In A Division, Jack Swikart ‘15 and Helen Boone ‘16 represented Penn. Mac Agnese ‘16 and Catie Hopkins ’17 sailed B division. In C division, Joe Farned ’17 sailed the Laser Full Rig.

On Saturday, we saw light winds building to about 15 knots. In all three divisions, the team posted mixed results, with more difficult races interspersed throughout top 5 finishes. Throughout the day, the start proved crucial, as strong current and a short trapezoid course heavily favored the leaders off the line. After a lunch break, the wind died and the race committee ultimately called racing around 5pm.

On Sunday, we were greeted by more consistent breeze. With this breeze, we were able to round out a 14 race regatta by 1:30pm. The competition on Sunday proved equally stiff. The line was heavily pin favored; the winner of the race was consistently the boat able to win the pin and tack off the line with clear air. With these challenging conditions, Penn was still able to post some strong finishes and concluded the regatta in 14th place.

Next weekend, Penn will be taking the America Trophy in its bid to qualify for Nationals.

A huge thank you goes to the Swikart family for housing us and feeding us a wonderful Easter dinner! Also, thank you to our coach Johnny Norfleet who helped us perform our best throughout the weekend.

Fair winds,
Joe Farned ’17

MAISA Women’s Championship

Penn fields first Women’s Team in over 2 years

This weekend Meaghan Harding, Caroline Garth, Patricia Andrade Chevres and I headed up to the North Country to compete and MAISA Women’s Championship at Cornell. MAISA Women’s Championship serves as a qualifier for Women’s Nationals. Our weekend of ‘dreams coming true’ did not quite reflect in our scores, but Penn women’s sailing had an incredible weekend in terms of learning and development. Caroline Garth skippered the A division with me as her crew, and the multi-talented Meg Harding skipped B with Pati Andrade Chevres as her crew.

On Saturday morning, we arrived at Lake Cayuga and started racing around 9:45AM. The wind, roughly breezing at 12 knots, was solidly coming in from the North West. Although the air was cold and the water was colder, there were no delays in the competition and in total 10A and 10B races were held. On Saturday night the gals ate a lovely dinner in Cortland, New York, then returned to the hotel to rest up and prepare for tomorrow.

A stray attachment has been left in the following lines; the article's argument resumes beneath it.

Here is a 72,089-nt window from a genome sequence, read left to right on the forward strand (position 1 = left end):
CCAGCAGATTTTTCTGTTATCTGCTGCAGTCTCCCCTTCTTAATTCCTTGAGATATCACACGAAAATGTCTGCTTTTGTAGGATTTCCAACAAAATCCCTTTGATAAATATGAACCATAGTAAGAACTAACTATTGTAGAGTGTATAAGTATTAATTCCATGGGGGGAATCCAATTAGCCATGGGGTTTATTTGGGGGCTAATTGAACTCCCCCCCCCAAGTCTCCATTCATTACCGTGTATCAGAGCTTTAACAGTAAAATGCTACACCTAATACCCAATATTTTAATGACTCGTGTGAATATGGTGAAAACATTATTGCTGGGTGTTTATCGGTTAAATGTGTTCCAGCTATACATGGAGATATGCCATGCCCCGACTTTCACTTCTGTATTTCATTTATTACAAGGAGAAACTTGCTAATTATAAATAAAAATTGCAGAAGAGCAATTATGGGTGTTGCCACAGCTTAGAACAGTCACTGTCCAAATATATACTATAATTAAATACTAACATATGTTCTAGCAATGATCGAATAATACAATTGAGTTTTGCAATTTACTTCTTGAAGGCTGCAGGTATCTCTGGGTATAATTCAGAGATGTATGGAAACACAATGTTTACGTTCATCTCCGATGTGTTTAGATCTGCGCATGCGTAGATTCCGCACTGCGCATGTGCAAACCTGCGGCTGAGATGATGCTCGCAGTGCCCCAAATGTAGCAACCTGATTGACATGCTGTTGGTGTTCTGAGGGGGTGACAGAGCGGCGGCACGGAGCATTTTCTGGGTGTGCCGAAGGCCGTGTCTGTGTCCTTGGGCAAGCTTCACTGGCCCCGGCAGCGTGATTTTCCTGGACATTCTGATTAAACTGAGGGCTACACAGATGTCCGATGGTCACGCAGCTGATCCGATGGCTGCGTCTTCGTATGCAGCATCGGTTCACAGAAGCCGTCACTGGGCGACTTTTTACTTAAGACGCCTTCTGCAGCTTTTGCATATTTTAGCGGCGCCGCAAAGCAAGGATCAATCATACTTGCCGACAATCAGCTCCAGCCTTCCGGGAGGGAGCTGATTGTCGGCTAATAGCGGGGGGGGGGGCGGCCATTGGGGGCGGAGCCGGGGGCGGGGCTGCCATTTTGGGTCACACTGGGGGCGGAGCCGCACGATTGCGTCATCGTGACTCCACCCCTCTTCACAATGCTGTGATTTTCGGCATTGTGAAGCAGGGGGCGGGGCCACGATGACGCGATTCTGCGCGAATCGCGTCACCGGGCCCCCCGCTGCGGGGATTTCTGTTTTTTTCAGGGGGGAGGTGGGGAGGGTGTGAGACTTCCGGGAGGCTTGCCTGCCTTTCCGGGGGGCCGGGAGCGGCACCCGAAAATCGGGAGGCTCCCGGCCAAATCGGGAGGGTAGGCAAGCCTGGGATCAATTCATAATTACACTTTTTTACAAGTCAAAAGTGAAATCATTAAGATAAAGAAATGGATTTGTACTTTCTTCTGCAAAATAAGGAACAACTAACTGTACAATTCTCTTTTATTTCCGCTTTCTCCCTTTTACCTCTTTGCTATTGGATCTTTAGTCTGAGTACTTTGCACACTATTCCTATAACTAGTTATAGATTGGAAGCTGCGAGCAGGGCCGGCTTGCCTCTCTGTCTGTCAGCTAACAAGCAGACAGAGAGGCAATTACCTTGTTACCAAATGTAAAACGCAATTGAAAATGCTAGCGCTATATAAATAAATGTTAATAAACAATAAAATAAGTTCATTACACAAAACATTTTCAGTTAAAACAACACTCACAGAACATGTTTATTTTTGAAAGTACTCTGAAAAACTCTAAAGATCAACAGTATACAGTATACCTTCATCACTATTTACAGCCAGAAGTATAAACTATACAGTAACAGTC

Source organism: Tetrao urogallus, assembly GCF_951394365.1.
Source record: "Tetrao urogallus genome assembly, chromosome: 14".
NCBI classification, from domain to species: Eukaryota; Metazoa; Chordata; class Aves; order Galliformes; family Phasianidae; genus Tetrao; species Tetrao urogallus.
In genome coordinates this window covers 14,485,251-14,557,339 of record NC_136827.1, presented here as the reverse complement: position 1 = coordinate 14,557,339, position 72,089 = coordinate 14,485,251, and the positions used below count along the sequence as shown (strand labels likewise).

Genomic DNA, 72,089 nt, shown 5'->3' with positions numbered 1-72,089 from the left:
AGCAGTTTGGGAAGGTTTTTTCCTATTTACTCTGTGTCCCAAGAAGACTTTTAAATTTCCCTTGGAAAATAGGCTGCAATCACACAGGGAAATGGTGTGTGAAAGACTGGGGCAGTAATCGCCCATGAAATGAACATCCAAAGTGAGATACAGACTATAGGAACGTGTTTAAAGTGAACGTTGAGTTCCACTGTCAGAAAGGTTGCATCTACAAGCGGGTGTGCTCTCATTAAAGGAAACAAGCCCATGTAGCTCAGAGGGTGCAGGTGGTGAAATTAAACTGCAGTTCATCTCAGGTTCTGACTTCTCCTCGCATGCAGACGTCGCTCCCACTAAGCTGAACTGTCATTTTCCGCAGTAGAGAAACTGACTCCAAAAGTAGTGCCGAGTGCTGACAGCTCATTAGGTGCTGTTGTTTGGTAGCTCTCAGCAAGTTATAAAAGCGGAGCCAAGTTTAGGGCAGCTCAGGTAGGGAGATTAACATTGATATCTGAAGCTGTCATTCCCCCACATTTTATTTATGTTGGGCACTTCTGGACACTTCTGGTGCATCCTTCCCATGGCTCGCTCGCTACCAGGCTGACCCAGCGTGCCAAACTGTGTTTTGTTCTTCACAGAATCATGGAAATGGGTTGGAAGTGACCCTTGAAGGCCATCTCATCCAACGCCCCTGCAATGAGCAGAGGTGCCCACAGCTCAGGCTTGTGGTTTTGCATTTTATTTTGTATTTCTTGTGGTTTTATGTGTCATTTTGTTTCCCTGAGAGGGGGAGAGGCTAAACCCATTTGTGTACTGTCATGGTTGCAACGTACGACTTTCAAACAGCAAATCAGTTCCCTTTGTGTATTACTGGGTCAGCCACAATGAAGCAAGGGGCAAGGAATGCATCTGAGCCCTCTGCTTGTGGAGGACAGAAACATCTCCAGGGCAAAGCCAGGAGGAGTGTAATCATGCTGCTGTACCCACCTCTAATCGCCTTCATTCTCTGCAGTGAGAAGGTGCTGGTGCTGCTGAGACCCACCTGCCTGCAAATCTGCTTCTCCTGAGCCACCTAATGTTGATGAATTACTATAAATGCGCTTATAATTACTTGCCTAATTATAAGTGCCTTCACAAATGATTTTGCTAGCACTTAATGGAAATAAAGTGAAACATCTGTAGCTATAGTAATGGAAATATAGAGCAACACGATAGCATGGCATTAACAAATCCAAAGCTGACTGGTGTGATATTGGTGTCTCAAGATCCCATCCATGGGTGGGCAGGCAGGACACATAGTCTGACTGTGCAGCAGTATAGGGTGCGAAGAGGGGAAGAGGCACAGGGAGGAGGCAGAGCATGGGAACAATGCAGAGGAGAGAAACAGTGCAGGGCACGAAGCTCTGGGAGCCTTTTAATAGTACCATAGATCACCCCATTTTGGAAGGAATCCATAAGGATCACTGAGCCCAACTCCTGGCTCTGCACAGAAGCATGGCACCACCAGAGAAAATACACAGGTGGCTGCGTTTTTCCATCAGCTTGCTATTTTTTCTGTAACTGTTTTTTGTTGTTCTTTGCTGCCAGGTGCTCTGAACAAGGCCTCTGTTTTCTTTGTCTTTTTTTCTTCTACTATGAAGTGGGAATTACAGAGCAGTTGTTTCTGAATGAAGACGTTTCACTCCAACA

Easter morning we returned to Lake Cayuga and found an egg hidden underneath our boat (a gift from the easter bunny, perhaps). We sailed two more sets in a light, shifty and unpredictable wind coming from the South. A few races were restarted and the sets were long, but after finishing the day at 4PM the Quaker Ladies were both proud and pleased with the progress they made. In Caroline’s best race she came in 7th and Meg’s best race she also came in 7th.

Thank you to the Cornell Sailing team as well as the racing committee for hosting and managing the event.

Best,
Nina Smeallie Kaledin ‘16

Delaware Spring Open

Last weekend four recreational members of the team, Matthias Chia, Cruz Vargas, Steven Ho, & Audrey Harnagel headed down to Newark to compete in the Delaware Spring Open. This was Audrey’s first regatta, Steven’s first regatta as a skipper, and Cruz’s second regatta. The sea-hardened and experienced sensei Matthias had much to teach us.

For most of the team, this was our first time in Newark, DE. We decided to explore Main Street to try out some of the local cuisine and ended up eating dinner at both California Tortilla (2.5/5 stars) and a place that specialized in macaroni and cheese dishes (3.25/5 stars).

We arrived at the course a few minutes after 9 on Saturday morning with a little bit of rest and quite a bit of eagerness to sail; the weather was perfect. Races started around 10:15, with a solid westerly wind of about 8 knots. Right before lunch the wind shifted to coming out of the northeast, so the course was changed accordingly. The wind almost completely died a few times during the day, though only briefly. For most of the day the wind fluctuated between 5 and 13 knots.

Matthias and Cruz sailed hard, and steadily improved throughout the day. When the wind shifted towards the middle of the day, the course was changed from a W4 to a W3. Unfortunately Matthias and Cruz missed this announcement and shot outside of the finish line towards the windward mark when they should have been finishing with second place. Despite the quick turn around and (re)finish, they still managed to not get last that race. Two of the last three races were first place finishes for Matthias and Cruz, and they ended up tying for third place in the A division, even with the midday misunderstanding.

Steven and Audrey sailed competitively in their division, and had several finishes above the middle of the pack. They placed fifth in their division (only 1 point away from 4th) but also steadily improved throughout the day. The final race in the Delaware Open resulted in a first victory for both sailors in their respective positions.

Special thanks to Matthias for patiently teaching me the ropes throughout the weekend. Also, shout out to Mitch Poster and housemates; you guys were great hosts and probably the chillest people I’ve ever met. Stay S-themed my friends.

 

Luffingly,

Cruz Vargas

Penn Sailing 6th at Old Guard; 3rd in Ivy League

Owen, Mossbacher, and Knapp Trophies (aka. The Old Guard Regatta)

 

Our regatta weekend started on Friday afternoon as Jack Swikart, Mac Agnese, Pati Andrade, and I drove away from Penn’s Spring Fling weekend carnival and headed north towards Yale. After a daunting four-hour drive up, we stopped for our traditional Outback dinner before arriving at the hotel. After a team bonding movie night watching Disney’s Frozen, we all went to bed.